All soups cooked and prepared with the expressed juice of pomegranate should be known as strength-giving, demulcent, and heavy of digestion. They subdue the Vayu and Pittam. Soups, made and flavoured acid by the mixture of whey, produce the Pittam and tend to vitiate the blood and besides aggravate the effects of any imbibed poison lurking in the system.
The soups and gruels respectively known as the Kharayusha, * the Khara-Yavagu, † the Shadava ‡ and the Panaka should be prepared with the advice, and according to the instructions of a physician. The soup, which is cooked or prepared without the admixture of any salt, condiments (black pepper, pungent spices) or any oily or lardaceous substance, is called the Akrita-Yusha (unseasoned soup), whereas the one which is cooked and seasoned with the foregoing
* Mudga soup prepared with whey, horse-apple, Annul (onalis corniculata), cumin seeds, black pepper and the roots of Chita (Plumbago Zeylanica).
† Gruel prepared in the manner of Khara-Yusha.
‡ Mudga soup in the composition of which things of sweet, saline, astringent, acid and pungent tastes largely enter, spices and substances oil, clarified butter, etc., is called a seasoned soup (Krita Yusha). Of the soups and extracts of meat respectively cooked and prepared with the modifications of cow-milk (curd, whey, etc.), Kanjika and acid fruits (pomegranate, etc.) each succeeding variety should be deemed lighter and more wholesome than the one immediately preceding it in the order of enumeration. The soup cooked with the cream of the curd and the expressed juice of the Dadima is called Kamvalika soup. Articles of food prepared with sesamum and its levigated cake, or those in the composition of which dried pot herbs, rice threshed out of sprouting paddy or Sindaki (a species of potherbs described before) enter, should be considered as heavy of digestion. They subdue the Pittam and increase the Kapham. The Vatakas resemble the Sindakis in their properties, but are heavy of digestion and admit of being incompletely digested, giving rise to a kind of acid re-action. The varieties of soups known as the Raga * and Shadava are light, tissue-building, spermatopoietic, agreeable, relishing, and appetising in their properties. They alleviate thirst, epileptic fits, vertigo and vomiting, and remove the sense of fatigue or exhaustion.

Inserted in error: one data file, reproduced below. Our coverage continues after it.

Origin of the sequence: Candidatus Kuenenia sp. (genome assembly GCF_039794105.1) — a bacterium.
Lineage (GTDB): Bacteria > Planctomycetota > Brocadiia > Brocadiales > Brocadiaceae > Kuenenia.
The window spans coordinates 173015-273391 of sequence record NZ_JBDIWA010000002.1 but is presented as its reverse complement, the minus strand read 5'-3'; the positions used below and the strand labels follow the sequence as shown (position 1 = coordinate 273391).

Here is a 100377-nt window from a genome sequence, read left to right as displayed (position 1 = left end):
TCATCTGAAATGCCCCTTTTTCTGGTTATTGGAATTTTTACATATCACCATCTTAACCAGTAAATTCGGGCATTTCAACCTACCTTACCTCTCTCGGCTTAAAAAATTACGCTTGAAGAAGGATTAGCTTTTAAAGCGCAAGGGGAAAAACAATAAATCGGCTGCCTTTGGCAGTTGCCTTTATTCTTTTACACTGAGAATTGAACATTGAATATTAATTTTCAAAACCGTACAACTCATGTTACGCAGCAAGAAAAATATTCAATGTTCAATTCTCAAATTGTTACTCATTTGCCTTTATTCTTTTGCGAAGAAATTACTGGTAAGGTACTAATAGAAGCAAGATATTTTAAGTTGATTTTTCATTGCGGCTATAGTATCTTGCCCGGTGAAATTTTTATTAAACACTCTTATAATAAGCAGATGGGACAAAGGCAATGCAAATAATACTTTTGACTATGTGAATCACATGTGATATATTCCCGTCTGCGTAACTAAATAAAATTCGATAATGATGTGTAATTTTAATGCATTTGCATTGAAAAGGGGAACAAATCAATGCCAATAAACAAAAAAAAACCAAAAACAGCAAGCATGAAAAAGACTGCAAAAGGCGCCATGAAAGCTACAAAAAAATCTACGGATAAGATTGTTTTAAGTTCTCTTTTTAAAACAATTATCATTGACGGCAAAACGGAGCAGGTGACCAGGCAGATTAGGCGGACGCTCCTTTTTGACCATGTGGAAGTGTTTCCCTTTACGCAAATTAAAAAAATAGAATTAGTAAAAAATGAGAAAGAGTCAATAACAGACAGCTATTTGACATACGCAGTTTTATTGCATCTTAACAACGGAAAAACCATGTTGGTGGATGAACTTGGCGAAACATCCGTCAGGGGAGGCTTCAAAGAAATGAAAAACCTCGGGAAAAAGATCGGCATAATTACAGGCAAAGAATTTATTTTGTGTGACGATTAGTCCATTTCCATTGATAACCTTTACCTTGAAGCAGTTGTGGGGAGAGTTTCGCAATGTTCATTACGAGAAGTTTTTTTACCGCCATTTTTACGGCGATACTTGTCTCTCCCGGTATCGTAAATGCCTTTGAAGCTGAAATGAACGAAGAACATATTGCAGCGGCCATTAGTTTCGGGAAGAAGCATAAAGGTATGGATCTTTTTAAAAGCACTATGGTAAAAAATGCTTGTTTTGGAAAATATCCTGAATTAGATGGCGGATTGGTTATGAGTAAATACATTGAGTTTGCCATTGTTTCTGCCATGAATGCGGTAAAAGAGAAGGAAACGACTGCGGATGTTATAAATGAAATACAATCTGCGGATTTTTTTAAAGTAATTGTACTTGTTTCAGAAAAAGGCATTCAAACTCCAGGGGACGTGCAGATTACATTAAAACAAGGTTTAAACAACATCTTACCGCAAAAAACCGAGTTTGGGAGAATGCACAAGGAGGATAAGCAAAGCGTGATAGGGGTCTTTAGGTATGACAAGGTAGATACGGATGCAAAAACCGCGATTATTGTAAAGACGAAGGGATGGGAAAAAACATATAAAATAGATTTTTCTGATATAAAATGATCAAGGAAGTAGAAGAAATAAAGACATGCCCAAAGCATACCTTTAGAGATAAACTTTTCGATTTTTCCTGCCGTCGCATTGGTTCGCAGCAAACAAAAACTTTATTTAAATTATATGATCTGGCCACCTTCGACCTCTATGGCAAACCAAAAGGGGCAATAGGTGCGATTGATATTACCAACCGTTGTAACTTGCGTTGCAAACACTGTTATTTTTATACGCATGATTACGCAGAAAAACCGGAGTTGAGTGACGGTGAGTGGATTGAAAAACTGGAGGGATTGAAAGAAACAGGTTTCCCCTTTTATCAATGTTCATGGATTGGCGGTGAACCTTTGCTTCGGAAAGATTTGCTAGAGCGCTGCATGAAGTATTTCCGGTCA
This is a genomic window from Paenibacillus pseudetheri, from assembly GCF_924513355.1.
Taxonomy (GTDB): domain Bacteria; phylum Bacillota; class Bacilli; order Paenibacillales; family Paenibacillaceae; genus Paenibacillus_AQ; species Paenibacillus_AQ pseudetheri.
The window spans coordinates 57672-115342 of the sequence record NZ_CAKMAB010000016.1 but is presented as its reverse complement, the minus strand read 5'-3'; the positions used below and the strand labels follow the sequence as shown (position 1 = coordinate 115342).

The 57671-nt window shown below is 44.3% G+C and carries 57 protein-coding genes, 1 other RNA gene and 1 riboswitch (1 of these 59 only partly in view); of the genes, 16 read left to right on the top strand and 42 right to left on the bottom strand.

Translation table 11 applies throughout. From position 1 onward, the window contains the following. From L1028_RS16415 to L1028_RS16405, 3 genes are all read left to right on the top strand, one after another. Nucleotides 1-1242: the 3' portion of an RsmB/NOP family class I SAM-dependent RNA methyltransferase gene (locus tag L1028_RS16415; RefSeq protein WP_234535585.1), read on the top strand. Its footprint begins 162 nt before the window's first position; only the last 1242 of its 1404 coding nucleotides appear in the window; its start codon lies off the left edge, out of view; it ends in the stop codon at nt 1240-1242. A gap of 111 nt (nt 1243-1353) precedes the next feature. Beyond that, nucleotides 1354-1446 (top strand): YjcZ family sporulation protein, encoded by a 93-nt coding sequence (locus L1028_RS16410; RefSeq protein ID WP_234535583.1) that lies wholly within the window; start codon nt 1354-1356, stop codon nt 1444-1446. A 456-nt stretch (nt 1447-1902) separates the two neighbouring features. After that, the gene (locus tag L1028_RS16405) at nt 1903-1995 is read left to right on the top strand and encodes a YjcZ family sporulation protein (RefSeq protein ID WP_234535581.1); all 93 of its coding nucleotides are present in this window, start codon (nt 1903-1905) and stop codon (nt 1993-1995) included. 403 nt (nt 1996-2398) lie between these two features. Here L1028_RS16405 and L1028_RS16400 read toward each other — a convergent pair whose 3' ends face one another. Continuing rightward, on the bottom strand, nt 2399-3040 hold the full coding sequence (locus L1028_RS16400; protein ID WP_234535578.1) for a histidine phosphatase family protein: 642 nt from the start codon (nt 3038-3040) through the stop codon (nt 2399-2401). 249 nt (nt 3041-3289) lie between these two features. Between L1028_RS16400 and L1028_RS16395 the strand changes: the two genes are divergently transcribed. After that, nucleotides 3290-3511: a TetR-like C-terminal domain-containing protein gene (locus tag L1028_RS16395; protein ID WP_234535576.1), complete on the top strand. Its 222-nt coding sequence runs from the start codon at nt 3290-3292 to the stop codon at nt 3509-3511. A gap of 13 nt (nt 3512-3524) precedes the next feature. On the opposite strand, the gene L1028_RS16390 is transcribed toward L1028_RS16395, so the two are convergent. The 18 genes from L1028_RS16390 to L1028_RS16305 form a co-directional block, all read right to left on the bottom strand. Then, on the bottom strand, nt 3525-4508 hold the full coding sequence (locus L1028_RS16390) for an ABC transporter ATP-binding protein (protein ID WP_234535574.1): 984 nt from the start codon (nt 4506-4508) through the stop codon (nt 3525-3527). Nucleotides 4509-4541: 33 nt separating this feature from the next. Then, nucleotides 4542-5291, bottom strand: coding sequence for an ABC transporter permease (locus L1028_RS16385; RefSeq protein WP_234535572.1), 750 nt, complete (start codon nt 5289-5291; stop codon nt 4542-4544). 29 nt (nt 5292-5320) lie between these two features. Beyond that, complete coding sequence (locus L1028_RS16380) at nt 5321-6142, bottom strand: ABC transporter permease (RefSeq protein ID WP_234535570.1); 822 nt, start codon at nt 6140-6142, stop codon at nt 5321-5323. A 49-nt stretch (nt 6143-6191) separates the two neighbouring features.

The variety of food known as the Rasala † is constructive, tonic, demulcent, spermatopoietic and relishing. Curd sweetend with treacle is agreeable. It generates the Vayu in the system, and tends to increase the oily principle in the organism. Powdered barley soaked in clarified butter and made into a dough with water, which is neither too thick nor too thin in its consistency, is called Mantha, which acts as a tonic immediately on it being partaken of. It allays thirst and removes the sense of fatigue and exhaustion. The Mantha, treated with treacle and clarified butter, proves curative in cases of difficult urination and obstinate Udavarta. A Mantha prepared with sugar, raisins (Draksha) and the expressed juice of sugar-cane, removes diseases due to the derangement of the Pittam. Mantha, containing raisins and Madhuka fruit, successfully combats diseases brought about through the action of the deranged Kapham. A Mantha saturated with the three aforesaid substances (acid and lardaceous, sugar and raisins) tends to restore the stool to its normal condition.
* Is made of sugar, Saindhava salt, tamarind, Sarjikshara, Parushaka and the expressed juice of Jambuline fruits; while the Shadava soup is prepared with salt and acid and sweet fruits.
† A sweet aromatic preparation consisting of acid buffalo-curd, refined sugar, milk, powdered cardamom, camphor and black pepper.